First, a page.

Seven studies presented data on the prevalence of recurrence within sub-sets of study populations who had recovered from PTSD; therefore, the only possible trajectories for these participants would be recurrence or maintenance of recovery. Recurrence rates ranged from 5.8% (for a sub-set of participants treated with fluoxetine) [53] to 50% (for a sub-group treated with a placebo) [40]. Mean prevalence of recurrent PTSD was 25.4% and the median was 22.2%.

The three studies rated highest in quality [34, 47, 55] did not report similar findings relating to prevalence. Holliday et al. [47] did not present prevalence data at all. Andersen et al. [34] reported that 2% of participants followed the ‘relieved-worsening’ trajectory, whereas Osenbach et al. [55] reported that 35% of participants followed the ‘relapsing-remitting’ trajectory. Notably, Andersen et al.’s [34] participants were military personnel, whilst Osenbach et al.’s [55] participants were civilian trauma survivors. For this reason, we decided to look separately at recurrence rates in military and civilian participants. We also decided to look separately at data on children as children’s experiences during and after potentially traumatic events are likely to be distinct from those of adults [67]. Table 4 presents the mean and median recurrence rates for different populations.

Table 4 Mean and median recurrence rates by population

Prevalence of PTSD recurrence in military populations

Fifteen studies focused on military personnel and veterans, three of which did not provide prevalence data and one of which included only participants with PTSD recurrence. Military studies which presented rates of recurrence in trauma-exposed populations (rather than focusing on people diagnosed with PTSD only) typically found low prevalence of recurrence: seven studies found prevalence rates under 4% [34, 48, 51, 54, 61, 62]. Another study found a prevalence rate of 6% [38]. The only higher prevalence rates were reported by Solomon & Mikulincer [59], who reported recurrence rates of 24.4% for those with combat stress reactions (people referred for psychiatric intervention during the war) and 13.2% for participants who participated in combat in the same units but without need for psychiatric intervention during the war. This study assessed participants over twenty years, which may explain its higher prevalence rate than the majority of studies which were completed within two-and-a-half years or less. However, the study period was shorter than the forty-seven years of Solomon et al.’s [62] study, which reported only a 1.6% rate of recurrence. It is unclear why Solomon and Mikulincer [59] found much higher rates of recurrence.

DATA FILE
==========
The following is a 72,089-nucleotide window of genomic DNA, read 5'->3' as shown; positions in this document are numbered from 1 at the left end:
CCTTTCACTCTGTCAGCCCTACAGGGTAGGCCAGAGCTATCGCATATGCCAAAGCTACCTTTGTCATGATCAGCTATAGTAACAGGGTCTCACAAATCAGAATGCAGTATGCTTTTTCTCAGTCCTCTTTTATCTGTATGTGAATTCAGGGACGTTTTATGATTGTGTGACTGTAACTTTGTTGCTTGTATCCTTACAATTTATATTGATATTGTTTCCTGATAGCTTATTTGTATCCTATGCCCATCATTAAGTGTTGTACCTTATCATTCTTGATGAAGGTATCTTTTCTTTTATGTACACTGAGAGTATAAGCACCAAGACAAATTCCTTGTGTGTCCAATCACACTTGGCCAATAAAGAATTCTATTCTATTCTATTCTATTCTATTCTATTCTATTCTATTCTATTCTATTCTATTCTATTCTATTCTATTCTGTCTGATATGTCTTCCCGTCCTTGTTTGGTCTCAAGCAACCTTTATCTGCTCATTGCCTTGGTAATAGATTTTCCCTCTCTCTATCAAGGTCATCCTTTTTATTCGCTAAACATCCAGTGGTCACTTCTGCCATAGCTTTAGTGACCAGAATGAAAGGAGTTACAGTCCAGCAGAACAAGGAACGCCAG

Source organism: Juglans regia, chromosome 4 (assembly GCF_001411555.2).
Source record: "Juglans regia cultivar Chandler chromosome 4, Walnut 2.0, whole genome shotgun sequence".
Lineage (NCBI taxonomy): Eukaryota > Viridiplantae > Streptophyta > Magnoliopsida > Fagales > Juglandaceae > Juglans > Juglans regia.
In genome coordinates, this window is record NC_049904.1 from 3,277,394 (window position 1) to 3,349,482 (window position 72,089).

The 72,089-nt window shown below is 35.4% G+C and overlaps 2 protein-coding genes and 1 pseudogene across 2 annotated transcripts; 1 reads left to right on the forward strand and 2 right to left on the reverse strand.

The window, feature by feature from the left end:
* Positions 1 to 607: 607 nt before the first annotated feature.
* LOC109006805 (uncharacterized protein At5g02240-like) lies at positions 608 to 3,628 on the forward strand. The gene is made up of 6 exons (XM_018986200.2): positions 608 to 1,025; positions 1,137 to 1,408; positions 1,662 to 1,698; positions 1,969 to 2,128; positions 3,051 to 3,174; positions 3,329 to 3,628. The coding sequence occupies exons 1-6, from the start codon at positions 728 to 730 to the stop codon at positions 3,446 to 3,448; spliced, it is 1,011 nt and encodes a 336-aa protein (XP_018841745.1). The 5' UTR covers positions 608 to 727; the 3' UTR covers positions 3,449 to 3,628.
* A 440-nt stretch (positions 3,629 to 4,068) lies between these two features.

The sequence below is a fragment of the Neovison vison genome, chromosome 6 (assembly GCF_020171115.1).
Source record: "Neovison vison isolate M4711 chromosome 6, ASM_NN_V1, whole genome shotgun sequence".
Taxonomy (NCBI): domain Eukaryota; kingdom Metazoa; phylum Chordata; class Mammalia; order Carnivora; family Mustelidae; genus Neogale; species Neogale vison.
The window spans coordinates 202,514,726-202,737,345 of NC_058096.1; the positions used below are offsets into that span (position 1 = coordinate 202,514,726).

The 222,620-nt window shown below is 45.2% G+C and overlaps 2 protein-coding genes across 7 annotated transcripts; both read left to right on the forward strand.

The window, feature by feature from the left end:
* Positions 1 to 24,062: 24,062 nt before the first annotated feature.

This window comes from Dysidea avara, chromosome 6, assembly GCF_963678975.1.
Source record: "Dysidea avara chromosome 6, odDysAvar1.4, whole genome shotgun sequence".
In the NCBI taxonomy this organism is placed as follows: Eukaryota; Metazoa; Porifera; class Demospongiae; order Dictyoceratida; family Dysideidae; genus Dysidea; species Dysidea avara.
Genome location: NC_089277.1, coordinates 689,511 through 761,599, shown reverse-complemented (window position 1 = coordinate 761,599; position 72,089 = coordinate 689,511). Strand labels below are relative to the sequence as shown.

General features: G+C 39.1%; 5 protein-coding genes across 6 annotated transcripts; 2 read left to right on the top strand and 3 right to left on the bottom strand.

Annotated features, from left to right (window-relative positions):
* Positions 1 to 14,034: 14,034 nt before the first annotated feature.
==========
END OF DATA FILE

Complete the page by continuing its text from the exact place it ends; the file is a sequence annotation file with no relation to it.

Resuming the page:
Two military studies reported recurrence rates for PTSD-populations. These were 24.5% [36] and 49.6% [41]. We note that all of Armenta et al.’s [36] participants had comorbid depression at baseline. We also note some concerns about the reliability of DenVelde et al.’s study [41], which was a retrospective study asking participants to give complete life-history data at one time-point only.

One military study reported on the prevalence of recurrence in a sub-group of participants who had recovered. Solomon et al. [62], who reported a prevalence rate of 1.6% (out of the entire trauma-exposed sample) over the first forty-two years of the study, found in a follow-up at forty-seven years that 16.7% of those who had initially recovered experienced recurrence of PTSD during the COVID-19 pandemic.

Prevalence of PTSD recurrence in civilian adult populations

Fourteen studies focused on civilian adults. Findings relating to recurrence prevalence in entire trauma-exposed samples were mixed. Two studies reported rates of under 5% [45, 58] in survivors of a terrorist attack and an earthquake respectively. Sungur and Kaya [64] reported a recurrence rate of 8.9% in survivors of the Sivas disaster, a religious fundamentalist protest which resulted in civilian deaths. Higher rates of recurrence were reported for survivors of an oil rig disaster (18.8%) [15], survivors of an oil spill (32%) [56], acutely injured trauma survivors (35%) [55] and women recently diagnosed with ovarian cancer (57%) [43].